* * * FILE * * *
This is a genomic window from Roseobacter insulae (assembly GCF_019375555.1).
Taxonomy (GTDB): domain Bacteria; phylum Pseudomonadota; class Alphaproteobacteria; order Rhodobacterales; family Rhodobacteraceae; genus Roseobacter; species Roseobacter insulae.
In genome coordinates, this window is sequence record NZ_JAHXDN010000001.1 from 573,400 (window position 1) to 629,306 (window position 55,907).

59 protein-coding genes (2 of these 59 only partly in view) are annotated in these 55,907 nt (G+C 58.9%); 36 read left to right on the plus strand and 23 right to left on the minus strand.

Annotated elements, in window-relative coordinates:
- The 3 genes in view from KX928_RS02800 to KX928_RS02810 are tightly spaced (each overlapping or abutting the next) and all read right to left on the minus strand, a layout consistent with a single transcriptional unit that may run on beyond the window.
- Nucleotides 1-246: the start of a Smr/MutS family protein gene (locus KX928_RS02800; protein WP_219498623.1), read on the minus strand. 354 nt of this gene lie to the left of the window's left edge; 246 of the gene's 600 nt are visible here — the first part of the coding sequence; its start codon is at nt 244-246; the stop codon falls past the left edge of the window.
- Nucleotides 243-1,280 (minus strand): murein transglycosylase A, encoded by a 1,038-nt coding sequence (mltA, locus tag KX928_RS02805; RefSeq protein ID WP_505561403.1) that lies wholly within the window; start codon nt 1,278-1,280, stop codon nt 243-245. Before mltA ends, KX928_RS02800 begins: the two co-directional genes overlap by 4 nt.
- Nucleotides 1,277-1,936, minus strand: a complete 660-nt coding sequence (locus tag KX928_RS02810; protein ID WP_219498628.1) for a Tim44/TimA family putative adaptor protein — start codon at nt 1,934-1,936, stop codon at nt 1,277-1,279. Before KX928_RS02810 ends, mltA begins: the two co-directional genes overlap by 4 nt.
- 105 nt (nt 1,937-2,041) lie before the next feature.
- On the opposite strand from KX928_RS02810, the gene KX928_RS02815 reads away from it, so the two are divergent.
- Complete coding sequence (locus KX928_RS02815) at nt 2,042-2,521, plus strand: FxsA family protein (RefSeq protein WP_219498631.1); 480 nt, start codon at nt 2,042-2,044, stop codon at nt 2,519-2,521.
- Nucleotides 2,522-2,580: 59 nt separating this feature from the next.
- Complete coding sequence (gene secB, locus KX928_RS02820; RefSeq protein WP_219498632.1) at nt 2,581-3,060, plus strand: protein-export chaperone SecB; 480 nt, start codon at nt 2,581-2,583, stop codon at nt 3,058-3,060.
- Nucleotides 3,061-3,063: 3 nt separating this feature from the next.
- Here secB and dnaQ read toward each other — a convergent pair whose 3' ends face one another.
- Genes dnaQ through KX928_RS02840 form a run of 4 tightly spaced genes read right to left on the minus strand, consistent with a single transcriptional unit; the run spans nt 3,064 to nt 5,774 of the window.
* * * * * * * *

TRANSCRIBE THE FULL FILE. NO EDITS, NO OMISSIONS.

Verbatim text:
This is a genomic window from Roseobacter insulae (assembly GCF_019375555.1).
Taxonomy (GTDB): domain Bacteria; phylum Pseudomonadota; class Alphaproteobacteria; order Rhodobacterales; family Rhodobacteraceae; genus Roseobacter; species Roseobacter insulae.
In genome coordinates, this window is sequence record NZ_JAHXDN010000001.1 from 573,400 (window position 1) to 629,306 (window position 55,907).

59 protein-coding genes (2 of these 59 only partly in view) are annotated in these 55,907 nt (G+C 58.9%); 36 read left to right on the plus strand and 23 right to left on the minus strand.

Annotated elements, in window-relative coordinates:
- The 3 genes in view from KX928_RS02800 to KX928_RS02810 are tightly spaced (each overlapping or abutting the next) and all read right to left on the minus strand, a layout consistent with a single transcriptional unit that may run on beyond the window.
- Nucleotides 1-246: the start of a Smr/MutS family protein gene (locus KX928_RS02800; protein WP_219498623.1), read on the minus strand. 354 nt of this gene lie to the left of the window's left edge; 246 of the gene's 600 nt are visible here — the first part of the coding sequence; its start codon is at nt 244-246; the stop codon falls past the left edge of the window.
- Nucleotides 243-1,280 (minus strand): murein transglycosylase A, encoded by a 1,038-nt coding sequence (mltA, locus tag KX928_RS02805; RefSeq protein ID WP_505561403.1) that lies wholly within the window; start codon nt 1,278-1,280, stop codon nt 243-245. Before mltA ends, KX928_RS02800 begins: the two co-directional genes overlap by 4 nt.
- Nucleotides 1,277-1,936, minus strand: a complete 660-nt coding sequence (locus tag KX928_RS02810; protein ID WP_219498628.1) for a Tim44/TimA family putative adaptor protein — start codon at nt 1,934-1,936, stop codon at nt 1,277-1,279. Before KX928_RS02810 ends, mltA begins: the two co-directional genes overlap by 4 nt.
- 105 nt (nt 1,937-2,041) lie before the next feature.
- On the opposite strand from KX928_RS02810, the gene KX928_RS02815 reads away from it, so the two are divergent.
- Complete coding sequence (locus KX928_RS02815) at nt 2,042-2,521, plus strand: FxsA family protein (RefSeq protein WP_219498631.1); 480 nt, start codon at nt 2,042-2,044, stop codon at nt 2,519-2,521.
- Nucleotides 2,522-2,580: 59 nt separating this feature from the next.
- Complete coding sequence (gene secB, locus KX928_RS02820; RefSeq protein WP_219498632.1) at nt 2,581-3,060, plus strand: protein-export chaperone SecB; 480 nt, start codon at nt 2,581-2,583, stop codon at nt 3,058-3,060.
- Nucleotides 3,061-3,063: 3 nt separating this feature from the next.
- Here secB and dnaQ read toward each other — a convergent pair whose 3' ends face one another.
- Genes dnaQ through KX928_RS02840 form a run of 4 tightly spaced genes read right to left on the minus strand, consistent with a single transcriptional unit; the run spans nt 3,064 to nt 5,774 of the window.